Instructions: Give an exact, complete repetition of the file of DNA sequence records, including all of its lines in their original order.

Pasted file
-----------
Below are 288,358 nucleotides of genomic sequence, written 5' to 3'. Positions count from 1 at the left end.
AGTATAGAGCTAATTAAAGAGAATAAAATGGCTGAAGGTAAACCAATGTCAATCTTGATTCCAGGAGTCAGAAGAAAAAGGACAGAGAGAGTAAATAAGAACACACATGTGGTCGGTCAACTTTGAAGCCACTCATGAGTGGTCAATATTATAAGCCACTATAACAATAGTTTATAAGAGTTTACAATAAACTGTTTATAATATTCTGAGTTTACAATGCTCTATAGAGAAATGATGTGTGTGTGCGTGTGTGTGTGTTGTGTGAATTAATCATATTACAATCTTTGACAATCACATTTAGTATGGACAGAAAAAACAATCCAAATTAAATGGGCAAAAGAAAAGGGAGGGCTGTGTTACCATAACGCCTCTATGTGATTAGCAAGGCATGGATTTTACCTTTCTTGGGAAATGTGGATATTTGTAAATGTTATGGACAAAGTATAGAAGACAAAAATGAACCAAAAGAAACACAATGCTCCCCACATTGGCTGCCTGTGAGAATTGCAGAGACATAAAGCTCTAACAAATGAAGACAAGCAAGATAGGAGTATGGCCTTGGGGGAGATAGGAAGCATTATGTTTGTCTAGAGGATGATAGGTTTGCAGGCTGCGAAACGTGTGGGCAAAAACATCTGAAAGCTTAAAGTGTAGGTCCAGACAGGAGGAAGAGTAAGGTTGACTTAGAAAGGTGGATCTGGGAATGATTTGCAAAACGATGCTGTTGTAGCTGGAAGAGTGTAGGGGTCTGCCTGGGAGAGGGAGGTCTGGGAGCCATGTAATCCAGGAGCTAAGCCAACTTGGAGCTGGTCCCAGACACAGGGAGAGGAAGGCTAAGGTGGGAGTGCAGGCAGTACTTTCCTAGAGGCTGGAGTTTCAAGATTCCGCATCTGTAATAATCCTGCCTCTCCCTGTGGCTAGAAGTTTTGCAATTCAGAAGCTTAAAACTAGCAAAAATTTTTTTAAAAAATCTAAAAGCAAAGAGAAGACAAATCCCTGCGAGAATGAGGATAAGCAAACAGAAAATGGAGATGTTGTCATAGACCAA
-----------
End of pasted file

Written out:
Below are 288,358 nucleotides of genomic sequence, written 5' to 3'. Positions count from 1 at the left end.
AGTATAGAGCTAATTAAAGAGAATAAAATGGCTGAAGGTAAACCAATGTCAATCTTGATTCCAGGAGTCAGAAGAAAAAGGACAGAGAGAGTAAATAAGAACACACATGTGGTCGGTCAACTTTGAAGCCACTCATGAGTGGTCAATATTATAAGCCACTATAACAATAGTTTATAAGAGTTTACAATAAACTGTTTATAATATTCTGAGTTTACAATGCTCTATAGAGAAATGATGTGTGTGTGCGTGTGTGTGTGTTGTGTGAATTAATCATATTACAATCTTTGACAATCACATTTAGTATGGACAGAAAAAACAATCCAAATTAAATGGGCAAAAGAAAAGGGAGGGCTGTGTTACCATAACGCCTCTATGTGATTAGCAAGGCATGGATTTTACCTTTCTTGGGAAATGTGGATATTTGTAAATGTTATGGACAAAGTATAGAAGACAAAAATGAACCAAAAGAAACACAATGCTCCCCACATTGGCTGCCTGTGAGAATTGCAGAGACATAAAGCTCTAACAAATGAAGACAAGCAAGATAGGAGTATGGCCTTGGGGGAGATAGGAAGCATTATGTTTGTCTAGAGGATGATAGGTTTGCAGGCTGCGAAACGTGTGGGCAAAAACATCTGAAAGCTTAAAGTGTAGGTCCAGACAGGAGGAAGAGTAAGGTTGACTTAGAAAGGTGGATCTGGGAATGATTTGCAAAACGATGCTGTTGTAGCTGGAAGAGTGTAGGGGTCTGCCTGGGAGAGGGAGGTCTGGGAGCCATGTAATCCAGGAGCTAAGCCAACTTGGAGCTGGTCCCAGACACAGGGAGAGGAAGGCTAAGGTGGGAGTGCAGGCAGTACTTTCCTAGAGGCTGGAGTTTCAAGATTCCGCATCTGTAATAATCCTGCCTCTCCCTGTGGCTAGAAGTTTTGCAATTCAGAAGCTTAAAACTAGCAAAAATTTTTTTAAAAAATCTAAAAGCAAAGAGAAGACAAATCCCTGCGAGAATGAGGATAAGCAAACAGAAAATGGAGATGTTGTCATAGACCAA